WCVM researchers found the length of time their equine blood samples sat in the freezer affected the results for their EMS study. Photo: Caitlin Taylor.

Researchers use human medicine to further equine research

While unexpected results can lead to headaches and frustration for everyone involved, they proved to be a bonus for a team of researchers from the Western College of Veterinary Medicine (WCVM).

“I think that it will help us learn some very basic things and that will lead to a lot more questions down the road,” says Dr. Julia Montgomery. Photo by Nicole Sereda.

Dr. Julia Montgomery and her research team encountered surprising results while conducting a study aimed at finding biomarkers for equine metabolic syndrome (EMS), a metabolic and hormonal disorder in horses that’s often compared to Type 2 diabetes in humans.

In particular, the researchers were puzzled by the high levels of D-lactate they found in the equine blood samples collected for their study.

“When we started running some of the samples initially, the numbers we got were all pretty close together, but they were a lot higher than physiologically makes sense,” explains Montgomery, an assistant professor in the WCVM’s Department of Large Animal Clinical Sciences.  

Since a previous pilot study had provided plausible outcomes that made physiological sense, Montgomery and her team set out to identify the reason behind their surprising results. They found one main difference between the two studies – the length of time that the blood samples had sat in the freezer.

As the researchers began investigating what had altered the stability of the D-lactate in their equine blood samples, they found their answer by looking at human medicine.

Deb Michel, a research technician in human pharmacology and nutrition who was assisting on the project, found an article describing how D-lactate levels can increase in human blood after it’s placed into a tube.

Scientists had discovered that red blood cells in stored blood samples continue to metabolize glucose and produce D-lactate as a by-product of this reaction. Since this D-lactate can’t be used by the red blood cells, it continues to build up, resulting in an elevated level of D-lactate – a value that’s higher than physiologically possible.

Human studies had found that the key to preventing these artificially high lactate levels lay in the tube used to collect and store the blood. By using blood tubes with sodium fluoride, the scientists were able to decrease the amount of D-lactate in the human blood samples – sodium fluoride inhibits the enzyme that’s essential to glucose metabolism and the resulting conversion of glucose to lactate.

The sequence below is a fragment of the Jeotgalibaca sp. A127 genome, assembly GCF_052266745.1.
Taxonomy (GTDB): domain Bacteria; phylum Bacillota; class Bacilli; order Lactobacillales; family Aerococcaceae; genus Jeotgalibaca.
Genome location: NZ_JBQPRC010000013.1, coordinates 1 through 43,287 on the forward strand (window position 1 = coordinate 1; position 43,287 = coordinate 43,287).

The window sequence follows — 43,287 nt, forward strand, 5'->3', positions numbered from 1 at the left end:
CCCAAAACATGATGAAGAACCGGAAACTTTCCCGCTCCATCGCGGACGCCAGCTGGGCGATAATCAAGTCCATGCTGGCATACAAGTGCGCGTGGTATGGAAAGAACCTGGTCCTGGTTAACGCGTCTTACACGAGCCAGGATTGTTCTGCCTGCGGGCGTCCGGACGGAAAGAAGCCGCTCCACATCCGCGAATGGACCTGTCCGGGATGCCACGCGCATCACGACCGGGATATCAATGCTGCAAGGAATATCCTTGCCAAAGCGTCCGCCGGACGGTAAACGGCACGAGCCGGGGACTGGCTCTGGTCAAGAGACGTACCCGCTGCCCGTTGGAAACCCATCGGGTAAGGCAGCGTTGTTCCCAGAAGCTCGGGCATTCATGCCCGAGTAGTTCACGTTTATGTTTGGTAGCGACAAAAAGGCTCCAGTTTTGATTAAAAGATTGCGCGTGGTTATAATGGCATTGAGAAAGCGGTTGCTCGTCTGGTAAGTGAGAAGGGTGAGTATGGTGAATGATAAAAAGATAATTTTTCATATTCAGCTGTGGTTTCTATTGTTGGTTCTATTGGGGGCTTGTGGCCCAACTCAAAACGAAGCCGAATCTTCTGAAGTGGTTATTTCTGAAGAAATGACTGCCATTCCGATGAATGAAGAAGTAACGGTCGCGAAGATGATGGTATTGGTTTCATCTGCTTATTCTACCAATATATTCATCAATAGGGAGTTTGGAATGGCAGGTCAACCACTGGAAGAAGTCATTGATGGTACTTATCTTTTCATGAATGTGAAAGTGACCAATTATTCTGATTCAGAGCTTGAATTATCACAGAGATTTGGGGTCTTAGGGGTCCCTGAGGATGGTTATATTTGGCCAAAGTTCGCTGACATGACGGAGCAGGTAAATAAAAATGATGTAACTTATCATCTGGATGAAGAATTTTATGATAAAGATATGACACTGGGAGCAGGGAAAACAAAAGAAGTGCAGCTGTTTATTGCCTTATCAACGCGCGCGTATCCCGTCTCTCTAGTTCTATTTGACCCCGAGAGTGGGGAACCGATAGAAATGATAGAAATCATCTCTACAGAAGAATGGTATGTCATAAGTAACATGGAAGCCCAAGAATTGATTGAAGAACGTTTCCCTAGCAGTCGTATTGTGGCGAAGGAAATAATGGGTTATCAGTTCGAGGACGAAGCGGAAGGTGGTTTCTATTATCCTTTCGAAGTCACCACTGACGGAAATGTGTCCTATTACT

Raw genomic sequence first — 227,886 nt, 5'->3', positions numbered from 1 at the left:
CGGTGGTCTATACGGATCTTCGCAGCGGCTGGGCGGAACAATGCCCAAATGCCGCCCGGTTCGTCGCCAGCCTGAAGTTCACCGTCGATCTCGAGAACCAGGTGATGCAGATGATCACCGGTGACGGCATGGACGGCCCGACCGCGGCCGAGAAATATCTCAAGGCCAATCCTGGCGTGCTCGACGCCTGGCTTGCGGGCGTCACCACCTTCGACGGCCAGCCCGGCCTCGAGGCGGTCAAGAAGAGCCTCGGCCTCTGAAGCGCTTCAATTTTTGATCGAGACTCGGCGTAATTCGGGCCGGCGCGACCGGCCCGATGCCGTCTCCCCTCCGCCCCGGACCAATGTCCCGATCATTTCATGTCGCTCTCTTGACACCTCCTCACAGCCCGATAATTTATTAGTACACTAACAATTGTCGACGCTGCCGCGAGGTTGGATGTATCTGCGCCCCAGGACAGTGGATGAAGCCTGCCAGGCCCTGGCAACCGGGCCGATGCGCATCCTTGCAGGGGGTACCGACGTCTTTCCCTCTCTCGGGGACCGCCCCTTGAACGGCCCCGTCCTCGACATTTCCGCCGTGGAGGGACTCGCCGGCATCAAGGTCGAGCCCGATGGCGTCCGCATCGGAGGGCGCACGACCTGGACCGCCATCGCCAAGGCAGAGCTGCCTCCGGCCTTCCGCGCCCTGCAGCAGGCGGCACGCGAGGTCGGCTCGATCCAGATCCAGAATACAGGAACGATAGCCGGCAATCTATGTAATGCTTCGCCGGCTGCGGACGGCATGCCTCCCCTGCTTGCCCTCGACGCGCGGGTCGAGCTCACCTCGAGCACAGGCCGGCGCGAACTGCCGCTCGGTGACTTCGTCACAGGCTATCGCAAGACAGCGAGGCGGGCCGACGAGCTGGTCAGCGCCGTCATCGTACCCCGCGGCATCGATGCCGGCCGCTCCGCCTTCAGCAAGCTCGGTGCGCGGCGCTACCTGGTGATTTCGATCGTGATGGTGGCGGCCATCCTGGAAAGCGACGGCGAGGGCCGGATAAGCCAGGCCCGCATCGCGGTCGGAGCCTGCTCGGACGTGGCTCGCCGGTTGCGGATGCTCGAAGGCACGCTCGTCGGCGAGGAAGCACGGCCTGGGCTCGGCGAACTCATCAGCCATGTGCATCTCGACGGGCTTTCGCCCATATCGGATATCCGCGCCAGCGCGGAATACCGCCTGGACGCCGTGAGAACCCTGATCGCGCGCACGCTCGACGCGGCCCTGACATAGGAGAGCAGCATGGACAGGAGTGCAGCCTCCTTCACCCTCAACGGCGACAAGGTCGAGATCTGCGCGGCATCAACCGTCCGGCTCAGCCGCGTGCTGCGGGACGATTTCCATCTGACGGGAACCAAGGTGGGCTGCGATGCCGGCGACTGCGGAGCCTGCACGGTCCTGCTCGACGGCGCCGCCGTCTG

Montgomery and her team set out to learn whether sodium fluoride has the same effect on glucose metabolism in blood samples taken from horses.

They collected blood samples from a random population of horses in Saskatoon and the surrounding area. Each horse had its blood drawn into two separate tubes – a tube to which sodium fluoride had been added and a normal blood tube with no additives.

In the lab, the samples were centrifuged, separated, and then stored in the freezer. To determine if the length of time in the freezer affects the stability of D-lactate, the researchers will assay the samples to measure their D-lactate levels after one month, two months and six months.

Initial results after one month and two months of storage show that the D-lactate levels in the normal blood tubes were significantly higher than those found in the sodium fluoride tubes. These results suggest that the sodium fluoride stops the metabolism of glucose in red blood cells and prevents the buildup of D-lactate – just as it does in human blood samples.

Although the concept behind this research is simple, the results will provide important information that expands our scientific knowledge about horses and could have implications in other equine studies.

For example, if Montgomery’s investigation of EMS biomarkers shows that an increase in D-lactate levels is a significant indicator of the syndrome, then obtaining accurate measurements of D-lactate levels in blood samples will be critical for diagnosing EMS.

Even if D-lactate doesn’t prove to be a useful biomarker for diagnosing EMS, the information learned from Montgomery’s study will be important for future research.

“I think that it will help us learn some very basic things and that will lead to a lot more questions down the road,” says Montgomery.

Nicole Sereda of Calgary, Alberta, is a second-year veterinary student who was part of the WCVM’s Undergraduate Summer Research and Leadership program in 2017. Nicole’s story is part of a series of articles written by WCVM summer research students. Nicole’s poster won second place in the annual Undergraduate Research Poster Day competition in the clinical sciences category.

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